Hopefully we can even extend this insight to other holidays: we can incorporate mock Muslim-bayoneting into the Anzac Day Parade; mock land-stealing into Australia Day festivities; and most excitingly, mock virgin births at Christmas. Of course, this last will also necessitate the insertion of mock babies into virgins before we start, but it’s surely feasible, if we’re really committed to reminding people of the reason for the season.
I’m not asking you to give up the celebrations, the parties, the bonhomie. I’m just asking that, on your next religious holiday, remember that it is also a solemn occasion; a time for reverence and prayer and recognition of the power of faith to not only transform lives, but also to compel grown adults to take off their clothes, smear red food colouring all over their bodies, and dangle themselves from planks in crowded thoroughfares.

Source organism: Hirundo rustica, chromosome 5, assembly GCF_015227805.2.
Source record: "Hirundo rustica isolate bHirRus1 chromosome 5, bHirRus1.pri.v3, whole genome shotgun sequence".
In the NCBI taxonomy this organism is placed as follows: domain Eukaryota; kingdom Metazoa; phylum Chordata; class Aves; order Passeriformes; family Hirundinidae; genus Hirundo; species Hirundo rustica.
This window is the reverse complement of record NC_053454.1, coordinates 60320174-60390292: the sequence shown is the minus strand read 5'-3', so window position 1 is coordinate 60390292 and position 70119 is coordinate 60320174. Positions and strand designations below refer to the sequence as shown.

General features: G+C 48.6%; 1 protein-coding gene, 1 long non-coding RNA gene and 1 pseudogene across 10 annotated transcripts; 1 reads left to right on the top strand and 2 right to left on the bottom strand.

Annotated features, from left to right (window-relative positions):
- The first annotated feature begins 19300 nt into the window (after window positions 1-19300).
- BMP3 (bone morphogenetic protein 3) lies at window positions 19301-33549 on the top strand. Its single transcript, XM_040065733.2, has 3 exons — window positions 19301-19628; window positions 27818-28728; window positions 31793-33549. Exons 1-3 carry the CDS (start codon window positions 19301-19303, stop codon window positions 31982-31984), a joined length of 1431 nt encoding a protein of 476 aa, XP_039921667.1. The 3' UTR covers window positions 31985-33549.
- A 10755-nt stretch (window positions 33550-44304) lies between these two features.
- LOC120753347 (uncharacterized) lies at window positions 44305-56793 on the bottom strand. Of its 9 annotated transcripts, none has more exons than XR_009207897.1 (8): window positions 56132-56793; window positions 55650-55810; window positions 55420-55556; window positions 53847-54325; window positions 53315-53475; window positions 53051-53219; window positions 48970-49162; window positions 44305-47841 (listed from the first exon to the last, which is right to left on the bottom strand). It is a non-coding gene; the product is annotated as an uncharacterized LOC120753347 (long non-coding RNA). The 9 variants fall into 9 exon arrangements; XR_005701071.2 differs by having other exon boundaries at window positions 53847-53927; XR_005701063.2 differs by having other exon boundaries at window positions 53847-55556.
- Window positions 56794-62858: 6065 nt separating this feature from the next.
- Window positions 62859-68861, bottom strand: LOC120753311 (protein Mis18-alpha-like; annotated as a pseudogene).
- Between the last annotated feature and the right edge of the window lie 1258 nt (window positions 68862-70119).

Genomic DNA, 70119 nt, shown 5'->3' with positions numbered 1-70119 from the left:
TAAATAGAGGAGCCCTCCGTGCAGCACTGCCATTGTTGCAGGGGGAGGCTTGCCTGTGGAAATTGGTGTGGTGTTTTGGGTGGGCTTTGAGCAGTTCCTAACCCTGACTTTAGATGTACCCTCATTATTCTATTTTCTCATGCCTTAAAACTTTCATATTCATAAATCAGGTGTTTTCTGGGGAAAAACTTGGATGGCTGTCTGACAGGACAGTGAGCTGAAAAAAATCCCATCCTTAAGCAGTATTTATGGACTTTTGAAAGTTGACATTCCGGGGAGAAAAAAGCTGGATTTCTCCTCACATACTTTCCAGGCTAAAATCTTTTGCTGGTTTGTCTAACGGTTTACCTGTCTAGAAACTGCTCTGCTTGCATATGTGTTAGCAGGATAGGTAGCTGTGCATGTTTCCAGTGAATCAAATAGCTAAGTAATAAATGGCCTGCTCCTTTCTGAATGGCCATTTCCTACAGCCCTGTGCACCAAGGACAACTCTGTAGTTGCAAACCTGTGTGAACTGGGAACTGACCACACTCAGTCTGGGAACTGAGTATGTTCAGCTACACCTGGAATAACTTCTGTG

Let’s make next Easter one to remember: get out those crosses and get moaning, people. Time to put into practice those most beautiful and moving words of the Saviour Jesus Christ: blessed are the torture-porn re-creationists, for if they do not inherit the earth, they will at least annoy the hell out of everyone in the immediate vicinity.
Amen to that, Lord.